Rights offering detail :
Prisoners of Revolution: a political novel
Mar. 16, 2020
Author:
Amar Mudi
Category:
Digital: Fiction: Thriller
Description:
A Naxal or Naxalite is a member of any organization that claims to have the legacy of a communist party founded in Calcutta in 1969. They have been operating for more than 40 years in central and eastern India with a demand for land and jobs for the poor and also possess an ultimate motive to have a communist society by overthrowing India’s semi-colonial and semi-feudal form of rule. One significant feature of the movement was the participation of students in the movement at par with peasants. But till now, their role was not highlighted by any scholar or historian. This movement broke away from the vestige of its past and took a new line of operation.

On 25 May 1967, in an obscure village of Bengal, nine men, women, and children died in police firing, while trying to take possession of the surplus land of a big landlord. It was a shock for a complacent nation that was oblivious to the plight of its peasants. It marked the beginning of the Naxalbari Movement. But, the question was why did they launch a battle against the mighty state? Had they read Marx, Lenin, and Mao? Were they sure of what they were fighting for?

Prisoners of Revolution: a political novel by Amar Mudi unravels through six momentous years from 1967 to 1973 in Babulpuir, a microcosmic representation of thousands of other villages in Bengal. Fifty years hence, Adivasis have become the mainstay of this armed resistance—in Chhattisgarh, Madhya Pradesh, Maharashtra, Bihar, Jharkhand, West Bengal, and Andhra Pradesh. Why is the fire of revolution still ablaze in their hearts, though it has dissipated from the urban climate? This novel offers a hypothesis.

Amar Mudi:
Born in 1955 in Ranisarai, West Midnapur, West Bengal, Amar Mudi has a master’s degree in Mass Communication. The author of a critically acclaimed novel, Curse of Badam Pahar: Savages of the East, he has many translation works into Bengali to his credit—Orhan Pamuk’s novel, My Name is Red, Ismail Kadare’s The Successor, Imre Kertesz’s Fatelessness, and Manohar Shyam Joshi’s Hindi novel, Kyaap. He has also published a compilation of poems, Jiban Jatra, and plays like Uttaradhikar and Thakurdar Coffin.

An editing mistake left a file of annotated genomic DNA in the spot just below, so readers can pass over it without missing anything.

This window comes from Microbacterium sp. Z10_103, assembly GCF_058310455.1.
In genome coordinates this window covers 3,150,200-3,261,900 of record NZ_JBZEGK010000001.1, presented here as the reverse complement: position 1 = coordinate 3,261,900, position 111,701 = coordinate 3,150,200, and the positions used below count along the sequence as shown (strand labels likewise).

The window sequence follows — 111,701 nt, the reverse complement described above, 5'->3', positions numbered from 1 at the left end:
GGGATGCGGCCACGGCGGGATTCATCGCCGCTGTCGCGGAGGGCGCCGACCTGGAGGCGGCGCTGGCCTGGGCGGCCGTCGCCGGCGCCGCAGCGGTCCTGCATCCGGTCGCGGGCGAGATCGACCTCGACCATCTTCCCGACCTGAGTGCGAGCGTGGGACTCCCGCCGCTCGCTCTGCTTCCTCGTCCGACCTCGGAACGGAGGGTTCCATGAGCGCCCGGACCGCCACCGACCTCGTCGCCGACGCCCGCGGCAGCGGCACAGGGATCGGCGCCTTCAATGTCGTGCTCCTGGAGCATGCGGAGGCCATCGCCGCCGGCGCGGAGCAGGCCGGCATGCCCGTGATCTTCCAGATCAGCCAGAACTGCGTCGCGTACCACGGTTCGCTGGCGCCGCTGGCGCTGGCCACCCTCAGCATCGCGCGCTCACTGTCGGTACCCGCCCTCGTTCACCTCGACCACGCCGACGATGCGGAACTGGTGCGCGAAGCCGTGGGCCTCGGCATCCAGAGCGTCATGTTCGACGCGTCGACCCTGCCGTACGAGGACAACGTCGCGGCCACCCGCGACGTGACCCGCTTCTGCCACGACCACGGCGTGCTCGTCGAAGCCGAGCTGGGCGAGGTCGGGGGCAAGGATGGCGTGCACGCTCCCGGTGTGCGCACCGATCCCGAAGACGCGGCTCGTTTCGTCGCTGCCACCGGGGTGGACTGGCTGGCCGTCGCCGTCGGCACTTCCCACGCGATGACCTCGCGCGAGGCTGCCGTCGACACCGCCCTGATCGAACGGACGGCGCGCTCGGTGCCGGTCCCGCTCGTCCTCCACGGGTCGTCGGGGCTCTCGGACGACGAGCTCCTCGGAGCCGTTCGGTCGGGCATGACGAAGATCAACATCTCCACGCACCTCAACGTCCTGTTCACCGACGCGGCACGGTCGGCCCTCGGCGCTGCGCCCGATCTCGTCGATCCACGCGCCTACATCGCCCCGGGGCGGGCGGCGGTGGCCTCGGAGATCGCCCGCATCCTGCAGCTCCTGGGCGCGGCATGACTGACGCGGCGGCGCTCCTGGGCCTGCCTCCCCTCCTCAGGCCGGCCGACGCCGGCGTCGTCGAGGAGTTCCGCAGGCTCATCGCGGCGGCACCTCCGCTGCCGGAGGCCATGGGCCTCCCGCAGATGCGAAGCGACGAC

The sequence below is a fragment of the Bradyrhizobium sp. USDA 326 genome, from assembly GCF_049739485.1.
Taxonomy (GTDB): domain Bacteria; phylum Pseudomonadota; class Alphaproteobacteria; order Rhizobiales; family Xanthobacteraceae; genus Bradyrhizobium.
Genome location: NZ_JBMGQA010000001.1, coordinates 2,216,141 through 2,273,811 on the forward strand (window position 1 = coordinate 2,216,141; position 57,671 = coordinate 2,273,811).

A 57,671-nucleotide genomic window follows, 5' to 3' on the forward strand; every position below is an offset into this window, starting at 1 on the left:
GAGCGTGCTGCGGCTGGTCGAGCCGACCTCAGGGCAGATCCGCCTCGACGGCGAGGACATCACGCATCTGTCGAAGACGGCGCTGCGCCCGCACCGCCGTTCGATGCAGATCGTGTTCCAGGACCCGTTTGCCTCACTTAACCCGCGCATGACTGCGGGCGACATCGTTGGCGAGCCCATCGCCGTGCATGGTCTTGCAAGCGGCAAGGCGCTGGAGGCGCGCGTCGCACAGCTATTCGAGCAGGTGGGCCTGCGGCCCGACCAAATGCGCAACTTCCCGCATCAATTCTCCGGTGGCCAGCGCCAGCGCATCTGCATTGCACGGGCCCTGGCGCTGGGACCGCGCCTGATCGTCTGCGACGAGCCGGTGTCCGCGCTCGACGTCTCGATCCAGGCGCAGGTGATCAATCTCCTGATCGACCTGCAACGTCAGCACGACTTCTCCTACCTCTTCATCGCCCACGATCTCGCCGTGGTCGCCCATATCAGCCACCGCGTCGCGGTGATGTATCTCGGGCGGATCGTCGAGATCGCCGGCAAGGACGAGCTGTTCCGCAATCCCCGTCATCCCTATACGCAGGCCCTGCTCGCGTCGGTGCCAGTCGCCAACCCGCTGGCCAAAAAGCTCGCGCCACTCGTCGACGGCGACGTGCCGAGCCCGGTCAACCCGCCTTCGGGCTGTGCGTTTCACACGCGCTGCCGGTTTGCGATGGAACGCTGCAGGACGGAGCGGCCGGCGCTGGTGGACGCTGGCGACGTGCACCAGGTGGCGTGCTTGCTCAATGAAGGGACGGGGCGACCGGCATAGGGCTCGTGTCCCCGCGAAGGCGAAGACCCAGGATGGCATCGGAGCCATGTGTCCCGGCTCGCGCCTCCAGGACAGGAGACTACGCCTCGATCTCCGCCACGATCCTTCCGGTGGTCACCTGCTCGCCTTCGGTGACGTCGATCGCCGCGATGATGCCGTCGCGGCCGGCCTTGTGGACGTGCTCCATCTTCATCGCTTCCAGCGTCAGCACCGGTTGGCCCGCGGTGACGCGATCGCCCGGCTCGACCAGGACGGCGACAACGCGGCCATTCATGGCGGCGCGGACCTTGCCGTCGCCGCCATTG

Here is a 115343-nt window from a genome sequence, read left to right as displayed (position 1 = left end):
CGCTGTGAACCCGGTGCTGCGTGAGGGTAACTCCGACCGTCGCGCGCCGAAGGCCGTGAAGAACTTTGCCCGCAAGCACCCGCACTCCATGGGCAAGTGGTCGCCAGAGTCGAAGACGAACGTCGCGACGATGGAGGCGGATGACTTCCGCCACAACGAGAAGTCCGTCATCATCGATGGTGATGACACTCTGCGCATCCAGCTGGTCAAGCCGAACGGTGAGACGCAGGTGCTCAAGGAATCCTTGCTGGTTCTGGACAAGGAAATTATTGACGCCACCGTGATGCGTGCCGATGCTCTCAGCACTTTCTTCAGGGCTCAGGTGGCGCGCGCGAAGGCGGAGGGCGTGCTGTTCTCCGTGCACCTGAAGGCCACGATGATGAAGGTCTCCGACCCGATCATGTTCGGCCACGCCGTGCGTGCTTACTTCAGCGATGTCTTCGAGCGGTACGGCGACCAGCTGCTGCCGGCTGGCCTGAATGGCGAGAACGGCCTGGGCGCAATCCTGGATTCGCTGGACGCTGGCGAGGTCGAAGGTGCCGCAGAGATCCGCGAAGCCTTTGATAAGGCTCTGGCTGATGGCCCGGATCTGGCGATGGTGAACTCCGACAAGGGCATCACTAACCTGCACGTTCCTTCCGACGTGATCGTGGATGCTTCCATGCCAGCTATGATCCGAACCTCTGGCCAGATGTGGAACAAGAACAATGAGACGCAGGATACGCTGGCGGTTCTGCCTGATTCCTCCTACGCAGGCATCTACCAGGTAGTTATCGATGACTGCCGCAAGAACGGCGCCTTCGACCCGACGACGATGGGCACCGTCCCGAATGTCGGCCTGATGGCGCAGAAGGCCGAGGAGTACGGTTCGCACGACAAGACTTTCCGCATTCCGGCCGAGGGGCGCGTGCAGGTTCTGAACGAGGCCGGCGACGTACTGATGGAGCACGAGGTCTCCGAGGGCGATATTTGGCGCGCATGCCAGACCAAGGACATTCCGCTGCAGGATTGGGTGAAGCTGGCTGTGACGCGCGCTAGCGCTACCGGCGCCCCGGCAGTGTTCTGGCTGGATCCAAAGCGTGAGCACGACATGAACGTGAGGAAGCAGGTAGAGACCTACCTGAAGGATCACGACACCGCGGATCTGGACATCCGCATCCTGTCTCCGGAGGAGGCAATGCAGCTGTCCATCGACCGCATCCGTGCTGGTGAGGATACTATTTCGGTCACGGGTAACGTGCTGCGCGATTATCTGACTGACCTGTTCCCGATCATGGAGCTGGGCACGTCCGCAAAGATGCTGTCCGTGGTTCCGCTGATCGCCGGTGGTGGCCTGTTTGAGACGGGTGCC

Rights available:
Yes, all languages except Hindi and English and all territories except Pakistan, Nepal, Bangladesh and Sri Lanka.
Rights sold:
NO
Other Information:
Reviews:
‘The novel ends with a mixed mood of both hope and despair. On the one hand, the reader looks forward in the hope of a better future, away from the place of oppression and political disturbance. On the other hand, there is a lingering feeling of loss: of peace, of a chance for a healthy environment where the old can witness their future generations grow.’ Davidiscourse

‘Published by Niyogi Books under its Olive Turtle imprint, the novel takes the readers through the individual journeys of each of the characters as the author comments on the futility of a structured government in resolving the problems and sufferings of the marginalized and the oppressed in society.
The novel ends with a mixed mood of both hope and despair. On the one hand, the reader looks forward in the hope of a better future, away from the place of oppression and political disturbance. On the other hand, there is a lingering feeling of loss: of peace, of a chance for a healthy environment where the old can witness their future generations grow.’ Business Standard
Contact:
Trisha Niyogi
Niyogi Books Private Ltd
trishaniyogi@niyogibooksindia.com
phone: 9999501175
D-77, Okhla Industrial Area, Phase 1, New Delhi-110020, India, New Delhi, DL 110020
Offering #:
16216
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